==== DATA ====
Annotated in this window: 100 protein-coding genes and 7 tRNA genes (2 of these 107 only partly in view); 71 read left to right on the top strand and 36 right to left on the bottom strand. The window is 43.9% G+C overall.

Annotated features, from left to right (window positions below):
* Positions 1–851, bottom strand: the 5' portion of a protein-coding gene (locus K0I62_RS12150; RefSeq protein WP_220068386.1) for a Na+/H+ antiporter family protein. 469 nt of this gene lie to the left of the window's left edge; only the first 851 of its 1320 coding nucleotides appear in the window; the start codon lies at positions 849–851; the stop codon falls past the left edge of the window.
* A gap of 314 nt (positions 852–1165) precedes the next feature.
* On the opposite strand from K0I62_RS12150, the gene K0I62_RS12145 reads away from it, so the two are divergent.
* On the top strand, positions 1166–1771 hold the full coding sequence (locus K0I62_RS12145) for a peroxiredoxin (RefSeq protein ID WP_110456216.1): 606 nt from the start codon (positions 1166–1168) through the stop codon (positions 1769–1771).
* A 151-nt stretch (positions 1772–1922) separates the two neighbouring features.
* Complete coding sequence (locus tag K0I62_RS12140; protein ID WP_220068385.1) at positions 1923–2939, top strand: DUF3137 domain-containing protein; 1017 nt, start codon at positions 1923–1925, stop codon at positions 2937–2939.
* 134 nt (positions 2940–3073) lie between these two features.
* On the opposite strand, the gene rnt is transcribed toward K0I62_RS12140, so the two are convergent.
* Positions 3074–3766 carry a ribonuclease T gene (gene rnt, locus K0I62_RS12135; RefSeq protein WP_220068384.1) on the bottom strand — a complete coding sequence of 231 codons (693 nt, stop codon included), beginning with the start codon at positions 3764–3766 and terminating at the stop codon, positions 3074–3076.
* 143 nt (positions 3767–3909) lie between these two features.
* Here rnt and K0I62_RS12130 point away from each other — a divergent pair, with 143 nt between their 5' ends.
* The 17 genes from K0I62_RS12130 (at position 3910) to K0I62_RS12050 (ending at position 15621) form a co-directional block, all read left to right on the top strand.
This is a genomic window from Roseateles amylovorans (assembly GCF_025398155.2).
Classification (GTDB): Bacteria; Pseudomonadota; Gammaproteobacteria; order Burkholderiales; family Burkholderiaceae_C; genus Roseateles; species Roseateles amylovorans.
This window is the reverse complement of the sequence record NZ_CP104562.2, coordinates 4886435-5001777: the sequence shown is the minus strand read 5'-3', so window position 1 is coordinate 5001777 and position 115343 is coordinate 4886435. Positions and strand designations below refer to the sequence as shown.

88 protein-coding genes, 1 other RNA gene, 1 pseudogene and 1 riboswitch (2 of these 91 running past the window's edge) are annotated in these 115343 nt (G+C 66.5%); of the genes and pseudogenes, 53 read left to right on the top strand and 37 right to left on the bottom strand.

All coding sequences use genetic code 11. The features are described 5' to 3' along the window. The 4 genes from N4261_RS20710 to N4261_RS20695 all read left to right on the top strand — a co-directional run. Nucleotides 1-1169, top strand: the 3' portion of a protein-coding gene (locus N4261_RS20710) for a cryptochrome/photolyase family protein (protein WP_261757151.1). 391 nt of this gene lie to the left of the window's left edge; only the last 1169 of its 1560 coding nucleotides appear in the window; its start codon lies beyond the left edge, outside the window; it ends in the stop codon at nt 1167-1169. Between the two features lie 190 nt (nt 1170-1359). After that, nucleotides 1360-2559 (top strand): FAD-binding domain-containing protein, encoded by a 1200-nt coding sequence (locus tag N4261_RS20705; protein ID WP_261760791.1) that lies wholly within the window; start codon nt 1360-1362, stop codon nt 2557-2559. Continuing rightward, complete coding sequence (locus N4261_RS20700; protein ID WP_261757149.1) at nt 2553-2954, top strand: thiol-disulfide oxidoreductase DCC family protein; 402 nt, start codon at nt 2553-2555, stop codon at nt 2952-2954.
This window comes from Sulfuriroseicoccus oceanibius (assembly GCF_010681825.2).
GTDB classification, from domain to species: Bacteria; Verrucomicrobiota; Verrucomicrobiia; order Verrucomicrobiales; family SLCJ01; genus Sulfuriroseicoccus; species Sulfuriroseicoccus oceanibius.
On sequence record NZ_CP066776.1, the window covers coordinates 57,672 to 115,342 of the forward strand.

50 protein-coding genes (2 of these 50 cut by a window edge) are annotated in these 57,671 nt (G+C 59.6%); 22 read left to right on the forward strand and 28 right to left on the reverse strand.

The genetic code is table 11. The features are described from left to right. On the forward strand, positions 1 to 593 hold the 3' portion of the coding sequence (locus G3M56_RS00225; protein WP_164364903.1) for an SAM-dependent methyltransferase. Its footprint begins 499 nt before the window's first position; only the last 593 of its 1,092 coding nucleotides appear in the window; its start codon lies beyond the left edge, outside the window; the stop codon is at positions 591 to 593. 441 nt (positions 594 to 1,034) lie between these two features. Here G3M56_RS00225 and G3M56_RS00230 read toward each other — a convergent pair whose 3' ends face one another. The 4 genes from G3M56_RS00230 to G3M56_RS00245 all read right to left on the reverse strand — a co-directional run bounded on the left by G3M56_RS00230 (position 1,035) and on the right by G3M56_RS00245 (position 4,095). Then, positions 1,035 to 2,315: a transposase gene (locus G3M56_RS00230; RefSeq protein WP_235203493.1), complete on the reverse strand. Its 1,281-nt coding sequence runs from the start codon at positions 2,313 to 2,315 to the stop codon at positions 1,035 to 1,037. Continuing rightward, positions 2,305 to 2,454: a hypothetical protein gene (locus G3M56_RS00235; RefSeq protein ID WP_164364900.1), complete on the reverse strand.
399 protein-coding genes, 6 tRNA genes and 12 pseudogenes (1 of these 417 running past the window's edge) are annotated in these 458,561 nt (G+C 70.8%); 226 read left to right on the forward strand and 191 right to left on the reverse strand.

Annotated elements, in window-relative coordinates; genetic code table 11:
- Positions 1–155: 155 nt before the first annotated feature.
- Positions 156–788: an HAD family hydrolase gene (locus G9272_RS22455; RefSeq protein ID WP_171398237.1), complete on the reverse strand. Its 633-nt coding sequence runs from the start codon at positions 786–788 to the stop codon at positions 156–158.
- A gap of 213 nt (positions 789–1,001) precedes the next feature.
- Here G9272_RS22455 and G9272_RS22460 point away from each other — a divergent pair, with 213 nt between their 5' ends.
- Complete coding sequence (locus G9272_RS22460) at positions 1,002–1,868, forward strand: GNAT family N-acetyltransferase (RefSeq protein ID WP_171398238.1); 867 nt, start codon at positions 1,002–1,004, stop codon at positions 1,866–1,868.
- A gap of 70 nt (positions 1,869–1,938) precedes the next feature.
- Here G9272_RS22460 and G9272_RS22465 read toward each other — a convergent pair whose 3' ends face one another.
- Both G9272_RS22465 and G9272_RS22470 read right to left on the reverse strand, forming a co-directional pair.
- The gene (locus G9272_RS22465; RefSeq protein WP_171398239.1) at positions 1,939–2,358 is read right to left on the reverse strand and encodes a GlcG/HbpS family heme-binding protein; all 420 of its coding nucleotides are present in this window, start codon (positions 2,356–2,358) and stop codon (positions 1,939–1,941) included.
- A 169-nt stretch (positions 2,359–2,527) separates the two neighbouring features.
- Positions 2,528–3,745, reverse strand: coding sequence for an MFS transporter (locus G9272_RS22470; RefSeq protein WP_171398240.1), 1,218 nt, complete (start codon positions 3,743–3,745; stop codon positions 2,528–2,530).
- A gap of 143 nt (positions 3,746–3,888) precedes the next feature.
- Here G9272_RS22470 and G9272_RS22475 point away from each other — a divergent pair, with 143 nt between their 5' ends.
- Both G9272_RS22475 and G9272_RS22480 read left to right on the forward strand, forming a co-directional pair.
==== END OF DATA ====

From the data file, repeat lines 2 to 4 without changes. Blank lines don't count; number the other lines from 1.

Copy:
Annotated features, from left to right (window positions below):
* Positions 1–851, bottom strand: the 5' portion of a protein-coding gene (locus K0I62_RS12150; RefSeq protein WP_220068386.1) for a Na+/H+ antiporter family protein. 469 nt of this gene lie to the left of the window's left edge; only the first 851 of its 1320 coding nucleotides appear in the window; the start codon lies at positions 849–851; the stop codon falls past the left edge of the window.
* A gap of 314 nt (positions 852–1165) precedes the next feature.